Afterward, the Beast wonders to Belle if she may be happy there, but she asks if anyone can be happy if they are not free. He knows she misses her father, and he gives her the magic mirror to see him. Belle sees the villagers harassing Maurice, and she knows he is in trouble. The Beast sets Belle free so that she may go to help Maurice. The Beast climbs his tower in despair as Belle rides away, though he knows now that he truly does love her. The castle objects become sad since they know Belle doesn’t love him in return for the curse to be broken. Gaston has Maurice committed to a mental institution but gives him one more chance to redeem himself if he gives Gaston his blessing to marry Belle. Maurice still refuses, so Gaston sends him away. Belle arrives in the nick of time to stop the carriage from riding off. She shows the villagers the mirror to prove the Beast exists, which horrifies everyone. Gaston changes his tune and starts to gather the villagers to go after the Beast before he attempts to harm anyone else.
Belle is then locked in the carriage with Maurice as Gaston leads to villagers to storm the castle. The castle objects see the villagers making their way to the castle. They try to hold the door closed, but the villagers start to break it down. Cogsworth goes to warn the Beast, but he is too depressed to care about what happens. Lumiere then leads all the castle objects into a plan. As the villagers enter, LeFou sees Mrs. Potts and Chip, mistakenly assuming Mrs. Potts is his grandmother. She is NOT happy and she initiates the fight. Lumiere lights up the floor, Mrs. Potts pours hot tea on the attackers, Cadenza shoots his piano keys, Cogsworth sends flying books to hit the villagers, and Garderobe dresses three goons in powdered wigs, make-up, and gowns. Two men run away in horror, but the third is rather pleased with his look (actually this moment comes funny to the audience as the reaction of third person).
Cadenza sits on LeFou, who asks Gaston for help. He refuses so that he can go after the Beast. Moments later, Mrs. Potts falls from the chandelier, but LeFou catches her and decides to switch sides. Mrs. Potts tells him he’s too good for Gaston anyway. Meanwhile, Agathe is seen going up the stairs. The villagers then run away in terror. In the carriage, Belle reveals the glass rose to Maurice and that she knows the truth about what happened to her mother. Maurice insists he only wanted to protect her, which Belle understands. She takes out a pin so that Maurice can pick the lock. They break out of the carriage, and Belle rides Philippe back to the castle. Gaston makes his way up to the tower and finds the Beast sitting sadly outside the window. He claims Belle sent him and then shoots the Beast in the back and causes him to fall onto a lower roof. Gaston goes after him and wants the Beast to fight back. Belle then returns to the castle, which reinvigorates the Beast’s spirit. He defends himself against Gaston and declares he is not a beast. He holds Gaston over a ledge as the coward begs for mercy, but spares his life and orders him to leave. The Beast leaps to the next tower to be with Belle, only for Gaston to shoot him twice in the back moments later. Karma then goes for Gaston as the bridge he is standing on crumbles, and he falls to his death. The Beast is mortally wounded, but has enough time to see Belle before he dies. The last petal then falls. The castle objects celebrate their victory over the villagers, but Plumette turns into an ordinary feather duster in Lumiere’s arms.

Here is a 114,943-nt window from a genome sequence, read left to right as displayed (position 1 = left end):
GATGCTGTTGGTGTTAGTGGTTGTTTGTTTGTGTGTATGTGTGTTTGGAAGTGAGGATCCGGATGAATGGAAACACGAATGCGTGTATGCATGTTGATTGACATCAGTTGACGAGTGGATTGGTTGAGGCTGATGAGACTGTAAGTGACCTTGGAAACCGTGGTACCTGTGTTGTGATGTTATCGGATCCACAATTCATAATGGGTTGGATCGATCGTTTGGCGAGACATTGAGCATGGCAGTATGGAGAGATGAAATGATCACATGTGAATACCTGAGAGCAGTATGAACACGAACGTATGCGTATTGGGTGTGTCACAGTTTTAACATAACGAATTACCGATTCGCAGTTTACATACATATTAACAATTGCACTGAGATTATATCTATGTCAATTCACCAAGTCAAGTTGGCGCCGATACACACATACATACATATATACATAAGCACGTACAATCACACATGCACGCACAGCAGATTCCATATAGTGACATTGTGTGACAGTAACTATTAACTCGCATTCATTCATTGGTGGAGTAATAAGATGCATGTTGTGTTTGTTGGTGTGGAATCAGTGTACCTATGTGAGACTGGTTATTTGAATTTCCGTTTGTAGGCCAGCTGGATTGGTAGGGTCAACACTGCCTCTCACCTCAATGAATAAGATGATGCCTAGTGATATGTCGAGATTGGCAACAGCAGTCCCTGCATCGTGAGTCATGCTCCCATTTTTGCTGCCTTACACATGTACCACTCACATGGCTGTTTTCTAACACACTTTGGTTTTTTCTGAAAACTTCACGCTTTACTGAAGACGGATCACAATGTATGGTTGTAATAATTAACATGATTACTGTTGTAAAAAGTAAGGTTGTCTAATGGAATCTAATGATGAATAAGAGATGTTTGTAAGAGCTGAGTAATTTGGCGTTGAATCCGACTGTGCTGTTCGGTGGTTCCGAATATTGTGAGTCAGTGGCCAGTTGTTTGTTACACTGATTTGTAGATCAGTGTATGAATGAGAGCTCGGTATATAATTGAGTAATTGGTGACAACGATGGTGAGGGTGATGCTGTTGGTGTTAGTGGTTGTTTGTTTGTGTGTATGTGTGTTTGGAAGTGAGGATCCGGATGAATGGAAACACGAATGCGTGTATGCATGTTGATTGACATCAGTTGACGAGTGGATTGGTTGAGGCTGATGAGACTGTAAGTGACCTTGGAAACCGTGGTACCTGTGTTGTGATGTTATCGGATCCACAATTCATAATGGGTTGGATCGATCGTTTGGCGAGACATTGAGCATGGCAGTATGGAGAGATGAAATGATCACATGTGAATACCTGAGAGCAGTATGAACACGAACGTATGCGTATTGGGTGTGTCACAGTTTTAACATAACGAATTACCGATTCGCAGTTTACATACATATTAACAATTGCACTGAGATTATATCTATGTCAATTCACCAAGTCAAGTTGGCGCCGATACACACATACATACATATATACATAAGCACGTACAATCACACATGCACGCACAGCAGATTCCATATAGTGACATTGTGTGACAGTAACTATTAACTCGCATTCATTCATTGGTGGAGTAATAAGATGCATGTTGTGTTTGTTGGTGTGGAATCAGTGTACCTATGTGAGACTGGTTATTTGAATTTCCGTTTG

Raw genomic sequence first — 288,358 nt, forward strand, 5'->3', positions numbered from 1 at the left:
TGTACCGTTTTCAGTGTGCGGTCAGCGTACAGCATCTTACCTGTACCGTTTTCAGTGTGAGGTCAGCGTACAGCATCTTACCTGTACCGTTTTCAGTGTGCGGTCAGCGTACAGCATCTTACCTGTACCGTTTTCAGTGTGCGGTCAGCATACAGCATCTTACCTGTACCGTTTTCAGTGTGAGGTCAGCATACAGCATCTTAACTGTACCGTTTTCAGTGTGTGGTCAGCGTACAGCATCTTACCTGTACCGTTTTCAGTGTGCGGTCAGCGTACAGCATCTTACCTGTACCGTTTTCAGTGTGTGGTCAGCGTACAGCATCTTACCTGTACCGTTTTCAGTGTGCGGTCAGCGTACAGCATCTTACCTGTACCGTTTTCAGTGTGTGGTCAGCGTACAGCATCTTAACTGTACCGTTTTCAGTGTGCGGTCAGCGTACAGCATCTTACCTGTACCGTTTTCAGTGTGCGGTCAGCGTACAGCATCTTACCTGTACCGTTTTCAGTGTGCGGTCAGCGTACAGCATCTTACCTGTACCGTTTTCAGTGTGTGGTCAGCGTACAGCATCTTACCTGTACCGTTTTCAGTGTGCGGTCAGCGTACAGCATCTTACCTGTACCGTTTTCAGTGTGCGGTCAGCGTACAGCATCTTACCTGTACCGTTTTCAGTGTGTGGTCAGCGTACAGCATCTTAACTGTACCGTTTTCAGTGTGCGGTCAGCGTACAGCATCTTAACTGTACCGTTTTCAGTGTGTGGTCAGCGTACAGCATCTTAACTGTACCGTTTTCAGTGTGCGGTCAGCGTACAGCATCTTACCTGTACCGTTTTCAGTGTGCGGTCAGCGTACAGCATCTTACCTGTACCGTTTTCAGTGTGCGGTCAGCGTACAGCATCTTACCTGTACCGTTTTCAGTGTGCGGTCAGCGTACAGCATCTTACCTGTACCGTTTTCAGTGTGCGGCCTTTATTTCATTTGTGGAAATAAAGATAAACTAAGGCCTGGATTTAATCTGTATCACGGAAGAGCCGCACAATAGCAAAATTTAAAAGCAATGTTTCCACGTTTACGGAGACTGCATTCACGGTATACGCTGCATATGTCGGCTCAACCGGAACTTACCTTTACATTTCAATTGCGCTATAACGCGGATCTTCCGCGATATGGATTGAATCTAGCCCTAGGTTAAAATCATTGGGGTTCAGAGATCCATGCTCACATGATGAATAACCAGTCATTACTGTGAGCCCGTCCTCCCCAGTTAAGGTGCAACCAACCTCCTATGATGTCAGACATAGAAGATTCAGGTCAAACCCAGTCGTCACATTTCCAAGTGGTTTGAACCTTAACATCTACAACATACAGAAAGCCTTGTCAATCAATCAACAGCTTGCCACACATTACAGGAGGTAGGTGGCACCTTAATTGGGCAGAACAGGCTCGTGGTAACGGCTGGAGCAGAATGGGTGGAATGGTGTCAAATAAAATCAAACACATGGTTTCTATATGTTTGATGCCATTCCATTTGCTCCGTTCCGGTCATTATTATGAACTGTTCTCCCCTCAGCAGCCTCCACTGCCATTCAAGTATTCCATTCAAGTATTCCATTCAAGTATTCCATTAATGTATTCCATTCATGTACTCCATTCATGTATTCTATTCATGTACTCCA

Mrs. Potts frantically looks for Chip as she becomes a regular teapot. Chip arrives soon after and almost crashes but is caught by the coat hanger, and they both become inanimate. Lumiere and Cogsworth express their mutual friendship before they too become inanimate. Belle cries over the Beast and tells him she loves him. Agathe enters the room as Belle says this. It turns out Agathe was the Enchantress in disguise, and she restores the rose to its original look, thus breaking the spell. The Beast then transforms back into his human self. He and Belle then share their first kiss. The darkness then disappears over the kingdom, and everything starts going back to normal. Lumiere, Cogsworth, Mrs. Potts, Chip, Plumette, Cadenza, and Garderobe all wake up and turn human again and reunite with their loved ones. Mrs. Potts reunites with her husband from the village, while Cogsworth reunites with his wife (though he’s not too thrilled about that). The Prince runs to hug his friends. A celebration is held in the ballroom with all the castle subjects and villagers, including Maurice and LeFou, joining. Belle and the Prince share a dance, wherein Belle asks the Prince if he can grow a beard. Garderobe and Mrs. Potts sing while Cadenza plays the music over the dance. And they all lived happily ever after.